come by

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come by (third-person singular simple present comes by, present participle coming by, simple past came by, past participle come by)

  1. (transitive) To obtain; to get, especially by chance or involuntarily.
    A loyal friend is hard to come by.
    Somehow he came by a substantial fortune.
    • 1879, R[ichard] J[efferies], chapter 1, in The Amateur Poacher, London: Smith, Elder, & Co., [], →OCLC:
      They burned the old gun that used to stand in the dark corner up in the garret, close to the stuffed fox that always grinned so fiercely. Perhaps the reason why he seemed in such a ghastly rage was that he did not come by his death fairly. Otherwise his pelt would not have been so perfect. And why else was he put away up there out of sight?—and so magnificent a brush as he had too.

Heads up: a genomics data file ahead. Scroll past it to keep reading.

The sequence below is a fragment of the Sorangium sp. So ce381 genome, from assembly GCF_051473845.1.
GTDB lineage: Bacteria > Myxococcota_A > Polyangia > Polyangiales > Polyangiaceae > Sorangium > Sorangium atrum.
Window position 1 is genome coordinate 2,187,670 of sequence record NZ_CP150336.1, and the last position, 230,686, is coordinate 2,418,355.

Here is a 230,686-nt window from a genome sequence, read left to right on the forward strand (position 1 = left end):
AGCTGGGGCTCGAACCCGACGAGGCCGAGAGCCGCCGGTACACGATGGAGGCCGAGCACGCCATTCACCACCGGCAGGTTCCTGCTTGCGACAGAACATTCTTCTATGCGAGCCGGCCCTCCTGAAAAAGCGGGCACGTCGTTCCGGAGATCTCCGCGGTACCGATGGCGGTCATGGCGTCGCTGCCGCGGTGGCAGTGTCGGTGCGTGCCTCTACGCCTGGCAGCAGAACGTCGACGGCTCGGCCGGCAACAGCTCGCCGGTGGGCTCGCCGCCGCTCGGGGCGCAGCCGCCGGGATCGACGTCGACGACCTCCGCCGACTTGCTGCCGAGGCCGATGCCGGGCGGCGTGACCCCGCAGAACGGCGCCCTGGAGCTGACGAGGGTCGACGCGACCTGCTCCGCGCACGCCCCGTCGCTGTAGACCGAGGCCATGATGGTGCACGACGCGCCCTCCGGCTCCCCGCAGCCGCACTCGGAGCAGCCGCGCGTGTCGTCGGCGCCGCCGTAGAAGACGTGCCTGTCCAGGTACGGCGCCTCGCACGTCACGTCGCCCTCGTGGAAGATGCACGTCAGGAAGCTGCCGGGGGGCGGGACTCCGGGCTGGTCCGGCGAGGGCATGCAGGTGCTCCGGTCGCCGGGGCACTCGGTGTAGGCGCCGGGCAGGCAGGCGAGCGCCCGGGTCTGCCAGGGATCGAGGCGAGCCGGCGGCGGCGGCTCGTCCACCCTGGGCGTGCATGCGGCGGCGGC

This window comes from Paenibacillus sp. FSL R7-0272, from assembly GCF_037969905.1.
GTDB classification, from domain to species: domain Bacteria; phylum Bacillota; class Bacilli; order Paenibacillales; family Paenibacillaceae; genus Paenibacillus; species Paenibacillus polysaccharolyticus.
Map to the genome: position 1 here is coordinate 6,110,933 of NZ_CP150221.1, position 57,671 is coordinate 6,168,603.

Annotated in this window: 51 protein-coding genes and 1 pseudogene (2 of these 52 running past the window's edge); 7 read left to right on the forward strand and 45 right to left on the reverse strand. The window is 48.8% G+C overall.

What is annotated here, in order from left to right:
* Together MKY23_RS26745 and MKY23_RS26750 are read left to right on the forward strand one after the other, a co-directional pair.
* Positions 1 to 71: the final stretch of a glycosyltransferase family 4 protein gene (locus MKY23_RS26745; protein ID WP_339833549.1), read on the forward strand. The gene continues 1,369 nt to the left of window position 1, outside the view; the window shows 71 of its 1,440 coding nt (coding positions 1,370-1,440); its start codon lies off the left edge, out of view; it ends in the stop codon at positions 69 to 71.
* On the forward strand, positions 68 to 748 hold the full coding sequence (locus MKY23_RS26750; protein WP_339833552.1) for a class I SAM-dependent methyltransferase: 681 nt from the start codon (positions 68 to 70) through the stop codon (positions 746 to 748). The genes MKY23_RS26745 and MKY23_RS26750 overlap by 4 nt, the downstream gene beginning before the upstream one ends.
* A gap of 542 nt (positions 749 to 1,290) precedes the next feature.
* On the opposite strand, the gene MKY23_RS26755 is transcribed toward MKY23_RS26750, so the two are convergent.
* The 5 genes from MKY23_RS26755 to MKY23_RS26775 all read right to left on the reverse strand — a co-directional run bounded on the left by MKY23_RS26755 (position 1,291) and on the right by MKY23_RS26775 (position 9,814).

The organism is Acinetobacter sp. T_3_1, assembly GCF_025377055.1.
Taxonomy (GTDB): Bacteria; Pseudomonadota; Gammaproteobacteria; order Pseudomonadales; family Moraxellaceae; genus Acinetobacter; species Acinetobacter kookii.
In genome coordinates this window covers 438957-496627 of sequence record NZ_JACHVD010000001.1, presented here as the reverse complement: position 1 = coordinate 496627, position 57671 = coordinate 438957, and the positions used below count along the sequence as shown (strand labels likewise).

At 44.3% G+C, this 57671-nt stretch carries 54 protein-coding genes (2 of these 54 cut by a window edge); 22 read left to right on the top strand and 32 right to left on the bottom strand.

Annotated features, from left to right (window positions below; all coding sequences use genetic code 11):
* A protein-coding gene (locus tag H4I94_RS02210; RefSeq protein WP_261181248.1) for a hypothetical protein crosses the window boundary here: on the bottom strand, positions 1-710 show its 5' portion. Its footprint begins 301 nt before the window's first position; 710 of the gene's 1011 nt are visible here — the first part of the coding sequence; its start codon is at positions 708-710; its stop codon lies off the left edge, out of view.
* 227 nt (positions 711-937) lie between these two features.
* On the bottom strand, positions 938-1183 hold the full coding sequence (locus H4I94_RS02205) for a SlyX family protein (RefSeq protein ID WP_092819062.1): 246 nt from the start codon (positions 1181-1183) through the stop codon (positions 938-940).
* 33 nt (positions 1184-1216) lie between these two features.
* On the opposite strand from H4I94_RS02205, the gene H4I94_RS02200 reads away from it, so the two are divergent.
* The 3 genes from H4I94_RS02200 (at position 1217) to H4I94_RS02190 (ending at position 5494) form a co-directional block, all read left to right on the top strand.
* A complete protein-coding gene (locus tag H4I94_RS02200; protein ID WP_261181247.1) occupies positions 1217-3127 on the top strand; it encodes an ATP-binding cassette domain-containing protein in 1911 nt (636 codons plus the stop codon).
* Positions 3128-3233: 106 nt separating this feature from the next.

• 2023 August 23, Chris Howe, “Green screen: HS2's route through the shires”, in RAIL, number 990, page 35:
      For example, during the early days of construction, some landowners and local residents felt they were not being kept up to date with what was happening on a day-to-day basis, or that information wasn't always easy to come by.
  2. (intransitive) To come near to; to pass; to visit.
    Your beau came by while you were shopping.



come by

  1. A command to a sheepdog to move clockwise around the sheep